5. I visited a small Paleozoic (Silurian) coral reef in Indiana the other day. No earth-shattering, jaw-dropping discoveries, but it's an interesting spot with dolomitized fossils. Here's a google earth view of the center of the reef. A nice mollusk, if anyone knows what species, let me know. It shattered when I tried to extract it, but I was able to glue it back together as you can see here. Sphaerexochus romingeri cephalon After extraction.. I believe this is a Platyceras: To be continued..
  6. Fossil hunting in the Ardennes

    Hello All Today and the next five days I'm on a family trip in the Ardennes. I am close to the region around Hotton. This is known for the many invertebrate fossils that can be found here. I went to a quarry first. I had to get permission from the owners but they gave if I didn't break the obvious rules of fossilhunting in an active quarry. The weather was very nice and the fossils numerous. What else does a fossilhunter want? I searched in an the loose rocks and didn't even had to use my hammer. The ground here is littered with fossil corals. In 5 minutes I found about 20 pieces. I have no Idea of the species yet.
  7. Crinoids and corals?

    I found these fossils on Jebel Hafeet, Al Ain, UAE. The second rock looks like there is a criniod in it, but is more possibly a type of sponge. The first rock has quite a few things in it, including some type of coral. I would like to know what these really are.
  8. Help to ID

  9. Help to ID

  10. Help to ID

  11. Help to ID

  12. Help to ID

  13. Help to ID

  14. Help to ID

  15. Help to ID

    Friends, this time I seek the help of a connoisseur of fossil corals, they are from the Neocomiano (Lower Cretaceous), from a town near Tehuacán, in the State of Puebla (Mexico). The scale is in centimeters. I appreciate your help because although I have dedicated myself to reading the scientific literature of the area, I am an amateur, and many of them are very similar. Of those who have an idea, I put their name for them to say. regards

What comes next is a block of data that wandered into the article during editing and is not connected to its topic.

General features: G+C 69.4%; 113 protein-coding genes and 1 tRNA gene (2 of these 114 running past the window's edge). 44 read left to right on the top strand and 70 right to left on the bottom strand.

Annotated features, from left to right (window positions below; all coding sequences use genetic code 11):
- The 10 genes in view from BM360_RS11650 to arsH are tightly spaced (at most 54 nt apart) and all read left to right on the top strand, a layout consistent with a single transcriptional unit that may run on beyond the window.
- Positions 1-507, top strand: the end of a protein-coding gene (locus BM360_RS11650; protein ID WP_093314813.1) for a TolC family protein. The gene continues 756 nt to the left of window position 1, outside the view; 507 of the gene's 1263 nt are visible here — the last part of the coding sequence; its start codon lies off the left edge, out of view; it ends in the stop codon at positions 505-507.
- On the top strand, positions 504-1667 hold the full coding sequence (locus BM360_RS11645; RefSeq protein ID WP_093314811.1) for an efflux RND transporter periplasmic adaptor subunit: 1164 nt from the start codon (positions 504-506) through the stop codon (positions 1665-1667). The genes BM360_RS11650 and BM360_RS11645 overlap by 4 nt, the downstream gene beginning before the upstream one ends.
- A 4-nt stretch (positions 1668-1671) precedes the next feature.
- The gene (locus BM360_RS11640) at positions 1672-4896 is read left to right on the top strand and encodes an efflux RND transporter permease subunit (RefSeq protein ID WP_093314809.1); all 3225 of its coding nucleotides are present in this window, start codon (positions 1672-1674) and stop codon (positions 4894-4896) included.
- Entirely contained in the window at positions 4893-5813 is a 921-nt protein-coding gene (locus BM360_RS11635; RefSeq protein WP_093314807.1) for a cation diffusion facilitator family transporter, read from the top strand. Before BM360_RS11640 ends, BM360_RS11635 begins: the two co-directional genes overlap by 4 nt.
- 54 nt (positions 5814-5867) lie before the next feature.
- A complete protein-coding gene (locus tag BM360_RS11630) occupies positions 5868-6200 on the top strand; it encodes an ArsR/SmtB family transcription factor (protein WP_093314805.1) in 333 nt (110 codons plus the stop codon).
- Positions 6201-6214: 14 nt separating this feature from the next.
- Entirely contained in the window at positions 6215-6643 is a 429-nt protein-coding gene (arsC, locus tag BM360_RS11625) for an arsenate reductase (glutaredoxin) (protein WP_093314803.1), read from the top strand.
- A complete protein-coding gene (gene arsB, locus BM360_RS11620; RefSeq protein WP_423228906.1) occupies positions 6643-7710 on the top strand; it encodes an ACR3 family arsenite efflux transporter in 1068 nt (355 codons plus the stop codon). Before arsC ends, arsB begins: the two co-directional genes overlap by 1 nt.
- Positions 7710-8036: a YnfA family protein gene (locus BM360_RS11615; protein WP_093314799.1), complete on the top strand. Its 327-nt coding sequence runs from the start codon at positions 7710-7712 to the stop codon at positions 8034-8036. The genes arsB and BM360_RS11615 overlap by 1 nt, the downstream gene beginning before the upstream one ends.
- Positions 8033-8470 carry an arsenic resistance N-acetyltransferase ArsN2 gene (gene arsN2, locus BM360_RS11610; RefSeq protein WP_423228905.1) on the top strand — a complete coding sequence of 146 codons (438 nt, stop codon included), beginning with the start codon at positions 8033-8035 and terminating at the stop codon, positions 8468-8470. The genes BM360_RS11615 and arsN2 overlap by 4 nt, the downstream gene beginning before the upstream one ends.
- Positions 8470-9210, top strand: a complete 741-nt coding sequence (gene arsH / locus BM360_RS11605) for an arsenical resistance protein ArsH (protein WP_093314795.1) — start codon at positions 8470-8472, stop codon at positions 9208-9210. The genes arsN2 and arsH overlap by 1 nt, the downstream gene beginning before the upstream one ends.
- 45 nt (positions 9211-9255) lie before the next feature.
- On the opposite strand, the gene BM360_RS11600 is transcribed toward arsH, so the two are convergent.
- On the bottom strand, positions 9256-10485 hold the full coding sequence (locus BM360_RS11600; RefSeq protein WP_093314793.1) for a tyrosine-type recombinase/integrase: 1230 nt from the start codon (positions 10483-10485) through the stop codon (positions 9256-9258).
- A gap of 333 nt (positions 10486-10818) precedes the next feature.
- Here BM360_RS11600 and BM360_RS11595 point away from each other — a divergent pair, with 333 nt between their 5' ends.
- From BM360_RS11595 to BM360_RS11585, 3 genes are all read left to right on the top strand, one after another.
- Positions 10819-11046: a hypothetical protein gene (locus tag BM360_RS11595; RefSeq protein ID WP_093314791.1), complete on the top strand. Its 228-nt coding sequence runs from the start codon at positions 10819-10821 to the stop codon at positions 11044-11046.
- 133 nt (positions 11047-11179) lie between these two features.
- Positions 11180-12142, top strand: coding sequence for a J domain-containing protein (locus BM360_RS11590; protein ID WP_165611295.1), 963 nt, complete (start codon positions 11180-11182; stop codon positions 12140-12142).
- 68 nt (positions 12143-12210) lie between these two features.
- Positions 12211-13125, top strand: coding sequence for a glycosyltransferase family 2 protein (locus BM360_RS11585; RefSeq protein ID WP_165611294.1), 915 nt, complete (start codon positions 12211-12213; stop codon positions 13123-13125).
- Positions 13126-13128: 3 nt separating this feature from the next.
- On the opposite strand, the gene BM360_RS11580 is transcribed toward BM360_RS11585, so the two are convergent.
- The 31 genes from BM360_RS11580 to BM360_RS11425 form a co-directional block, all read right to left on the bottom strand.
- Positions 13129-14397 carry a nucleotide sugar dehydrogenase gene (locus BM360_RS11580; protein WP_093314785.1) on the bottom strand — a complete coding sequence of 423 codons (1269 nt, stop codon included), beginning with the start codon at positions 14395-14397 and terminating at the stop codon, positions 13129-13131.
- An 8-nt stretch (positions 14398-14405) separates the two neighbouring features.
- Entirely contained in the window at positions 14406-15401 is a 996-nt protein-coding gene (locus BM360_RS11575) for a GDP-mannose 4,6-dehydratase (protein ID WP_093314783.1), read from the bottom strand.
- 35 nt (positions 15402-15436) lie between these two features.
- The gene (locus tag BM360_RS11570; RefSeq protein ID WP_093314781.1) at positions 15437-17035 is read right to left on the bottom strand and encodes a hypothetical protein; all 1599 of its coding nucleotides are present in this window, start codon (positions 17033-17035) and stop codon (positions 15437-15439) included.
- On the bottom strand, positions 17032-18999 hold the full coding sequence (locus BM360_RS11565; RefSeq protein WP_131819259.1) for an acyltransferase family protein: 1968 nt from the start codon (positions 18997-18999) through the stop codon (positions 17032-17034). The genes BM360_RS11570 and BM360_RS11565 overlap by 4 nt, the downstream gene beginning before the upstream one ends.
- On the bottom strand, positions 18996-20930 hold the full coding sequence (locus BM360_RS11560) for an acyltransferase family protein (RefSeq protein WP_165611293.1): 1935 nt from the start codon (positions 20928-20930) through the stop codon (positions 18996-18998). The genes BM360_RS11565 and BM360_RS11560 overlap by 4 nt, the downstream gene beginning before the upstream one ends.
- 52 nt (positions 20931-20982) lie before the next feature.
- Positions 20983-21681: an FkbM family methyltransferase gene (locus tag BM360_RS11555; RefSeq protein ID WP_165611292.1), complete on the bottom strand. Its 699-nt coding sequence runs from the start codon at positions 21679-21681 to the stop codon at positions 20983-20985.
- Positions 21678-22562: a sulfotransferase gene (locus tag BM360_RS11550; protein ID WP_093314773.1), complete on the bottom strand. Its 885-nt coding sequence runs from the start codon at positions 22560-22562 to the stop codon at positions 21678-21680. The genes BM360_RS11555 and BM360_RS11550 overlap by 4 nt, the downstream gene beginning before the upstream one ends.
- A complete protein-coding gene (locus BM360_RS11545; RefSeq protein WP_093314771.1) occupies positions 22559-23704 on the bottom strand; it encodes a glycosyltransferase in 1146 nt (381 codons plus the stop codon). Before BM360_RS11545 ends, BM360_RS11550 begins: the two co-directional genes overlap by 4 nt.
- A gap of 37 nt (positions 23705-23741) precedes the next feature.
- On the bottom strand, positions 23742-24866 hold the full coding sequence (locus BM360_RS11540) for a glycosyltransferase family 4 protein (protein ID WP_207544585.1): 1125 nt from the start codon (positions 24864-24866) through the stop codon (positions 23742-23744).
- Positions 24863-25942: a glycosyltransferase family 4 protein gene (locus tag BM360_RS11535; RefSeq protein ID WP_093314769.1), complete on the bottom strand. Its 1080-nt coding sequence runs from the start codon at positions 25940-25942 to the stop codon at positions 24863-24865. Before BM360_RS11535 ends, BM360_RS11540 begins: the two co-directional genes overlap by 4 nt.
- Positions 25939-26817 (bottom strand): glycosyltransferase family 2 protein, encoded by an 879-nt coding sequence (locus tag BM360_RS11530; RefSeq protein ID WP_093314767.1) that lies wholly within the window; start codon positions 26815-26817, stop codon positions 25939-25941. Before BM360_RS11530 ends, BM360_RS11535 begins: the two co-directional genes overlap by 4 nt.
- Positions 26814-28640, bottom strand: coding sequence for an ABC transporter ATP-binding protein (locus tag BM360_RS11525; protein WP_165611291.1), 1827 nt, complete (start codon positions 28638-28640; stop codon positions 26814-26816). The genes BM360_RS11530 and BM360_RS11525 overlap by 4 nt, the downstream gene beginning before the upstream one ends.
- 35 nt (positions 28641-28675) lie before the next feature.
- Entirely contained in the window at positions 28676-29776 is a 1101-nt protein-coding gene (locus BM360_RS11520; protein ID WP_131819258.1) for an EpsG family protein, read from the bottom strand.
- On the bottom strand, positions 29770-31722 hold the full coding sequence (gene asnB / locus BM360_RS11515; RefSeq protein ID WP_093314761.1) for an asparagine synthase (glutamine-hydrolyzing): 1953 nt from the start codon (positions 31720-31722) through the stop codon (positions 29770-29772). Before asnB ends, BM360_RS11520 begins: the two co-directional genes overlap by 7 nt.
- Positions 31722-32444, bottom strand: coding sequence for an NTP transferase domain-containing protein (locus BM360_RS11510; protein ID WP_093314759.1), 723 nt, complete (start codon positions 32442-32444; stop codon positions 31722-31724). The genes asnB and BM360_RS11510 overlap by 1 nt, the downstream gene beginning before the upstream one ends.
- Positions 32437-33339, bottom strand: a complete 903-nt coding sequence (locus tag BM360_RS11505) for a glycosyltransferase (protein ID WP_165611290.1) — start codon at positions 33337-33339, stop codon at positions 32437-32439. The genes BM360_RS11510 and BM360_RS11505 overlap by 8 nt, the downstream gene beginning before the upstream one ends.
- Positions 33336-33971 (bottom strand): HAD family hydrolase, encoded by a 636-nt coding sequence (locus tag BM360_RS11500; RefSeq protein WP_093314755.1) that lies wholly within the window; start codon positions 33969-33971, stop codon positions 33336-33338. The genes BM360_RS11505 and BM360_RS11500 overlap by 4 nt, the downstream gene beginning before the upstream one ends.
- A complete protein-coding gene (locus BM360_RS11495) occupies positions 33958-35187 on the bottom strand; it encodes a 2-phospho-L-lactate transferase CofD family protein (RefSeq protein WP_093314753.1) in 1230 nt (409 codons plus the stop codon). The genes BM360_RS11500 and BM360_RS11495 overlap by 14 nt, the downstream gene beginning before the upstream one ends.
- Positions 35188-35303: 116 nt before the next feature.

16. A Devonian coral site in Louisville, Kentucky, USA
  17. Much Wenlock coral

    Corals such as this one I found around the Much Wenlock UK area are a species of Favosites (not sure which one though). In this instance the colony looks to have possibly grown around a crinoid stem. And could almost be described as ‘coral balls’ they are quite common ranging in size from 1cm to over 12 cm in diameter. I thought you might like to see it.
  18. Supplementing the post in “Fossil Hunting Trips” about the Devonian Plabutsch-formation in Styria, Austria (with some background info): http://www.thefossilforum.com/index.php?/topic/90431-some-fossil-hunting-in-the-plabutsch-formation-of-the-palaeozoic-of-graz-styria-austria-devonian-–-eifelian/ I would like to post some more fossil specimens in this thread. More specimens will follow from time to time (hopefully). The first two specimens contain abundant branches of the tabulate coral Striatopora? suessi. Field pics of these specimens are already posted in the hunting trip, but here you can see also their side views, showing the alingment of the individual coral branches. (I don´t know why pics don´t look good here, but if you are zooming in, they are ok).